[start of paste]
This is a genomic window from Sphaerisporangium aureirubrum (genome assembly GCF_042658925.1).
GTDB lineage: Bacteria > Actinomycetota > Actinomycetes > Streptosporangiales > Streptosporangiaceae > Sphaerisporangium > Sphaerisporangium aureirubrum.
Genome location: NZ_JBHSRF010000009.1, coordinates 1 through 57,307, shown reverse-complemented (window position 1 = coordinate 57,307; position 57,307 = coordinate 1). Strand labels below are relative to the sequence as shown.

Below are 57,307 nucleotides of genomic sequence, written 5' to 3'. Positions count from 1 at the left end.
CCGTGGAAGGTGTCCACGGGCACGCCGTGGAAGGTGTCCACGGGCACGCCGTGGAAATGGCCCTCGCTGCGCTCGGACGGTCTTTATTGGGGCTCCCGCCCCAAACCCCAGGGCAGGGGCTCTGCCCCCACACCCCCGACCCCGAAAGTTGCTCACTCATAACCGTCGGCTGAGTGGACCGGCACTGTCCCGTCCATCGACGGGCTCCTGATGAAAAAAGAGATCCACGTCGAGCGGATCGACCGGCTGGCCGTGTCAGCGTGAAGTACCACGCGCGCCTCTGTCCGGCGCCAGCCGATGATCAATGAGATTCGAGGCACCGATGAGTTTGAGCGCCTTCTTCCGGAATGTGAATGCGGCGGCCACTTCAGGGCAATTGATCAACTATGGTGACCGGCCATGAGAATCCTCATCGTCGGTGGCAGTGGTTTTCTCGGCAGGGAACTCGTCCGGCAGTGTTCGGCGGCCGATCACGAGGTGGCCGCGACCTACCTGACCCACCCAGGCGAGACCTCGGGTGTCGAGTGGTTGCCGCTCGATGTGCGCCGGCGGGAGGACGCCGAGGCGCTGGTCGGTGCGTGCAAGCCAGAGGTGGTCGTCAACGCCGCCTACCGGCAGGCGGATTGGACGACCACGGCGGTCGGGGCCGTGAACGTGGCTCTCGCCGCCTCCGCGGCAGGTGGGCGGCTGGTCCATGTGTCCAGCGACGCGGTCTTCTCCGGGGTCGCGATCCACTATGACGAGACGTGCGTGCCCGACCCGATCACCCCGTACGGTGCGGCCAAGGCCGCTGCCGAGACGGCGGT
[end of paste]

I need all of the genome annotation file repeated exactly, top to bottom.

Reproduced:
This is a genomic window from Sphaerisporangium aureirubrum (genome assembly GCF_042658925.1).
GTDB lineage: Bacteria > Actinomycetota > Actinomycetes > Streptosporangiales > Streptosporangiaceae > Sphaerisporangium > Sphaerisporangium aureirubrum.
Genome location: NZ_JBHSRF010000009.1, coordinates 1 through 57,307, shown reverse-complemented (window position 1 = coordinate 57,307; position 57,307 = coordinate 1). Strand labels below are relative to the sequence as shown.

Below are 57,307 nucleotides of genomic sequence, written 5' to 3'. Positions count from 1 at the left end.
CCGTGGAAGGTGTCCACGGGCACGCCGTGGAAGGTGTCCACGGGCACGCCGTGGAAATGGCCCTCGCTGCGCTCGGACGGTCTTTATTGGGGCTCCCGCCCCAAACCCCAGGGCAGGGGCTCTGCCCCCACACCCCCGACCCCGAAAGTTGCTCACTCATAACCGTCGGCTGAGTGGACCGGCACTGTCCCGTCCATCGACGGGCTCCTGATGAAAAAAGAGATCCACGTCGAGCGGATCGACCGGCTGGCCGTGTCAGCGTGAAGTACCACGCGCGCCTCTGTCCGGCGCCAGCCGATGATCAATGAGATTCGAGGCACCGATGAGTTTGAGCGCCTTCTTCCGGAATGTGAATGCGGCGGCCACTTCAGGGCAATTGATCAACTATGGTGACCGGCCATGAGAATCCTCATCGTCGGTGGCAGTGGTTTTCTCGGCAGGGAACTCGTCCGGCAGTGTTCGGCGGCCGATCACGAGGTGGCCGCGACCTACCTGACCCACCCAGGCGAGACCTCGGGTGTCGAGTGGTTGCCGCTCGATGTGCGCCGGCGGGAGGACGCCGAGGCGCTGGTCGGTGCGTGCAAGCCAGAGGTGGTCGTCAACGCCGCCTACCGGCAGGCGGATTGGACGACCACGGCGGTCGGGGCCGTGAACGTGGCTCTCGCCGCCTCCGCGGCAGGTGGGCGGCTGGTCCATGTGTCCAGCGACGCGGTCTTCTCCGGGGTCGCGATCCACTATGACGAGACGTGCGTGCCCGACCCGATCACCCCGTACGGTGCGGCCAAGGCCGCTGCCGAGACGGCGGT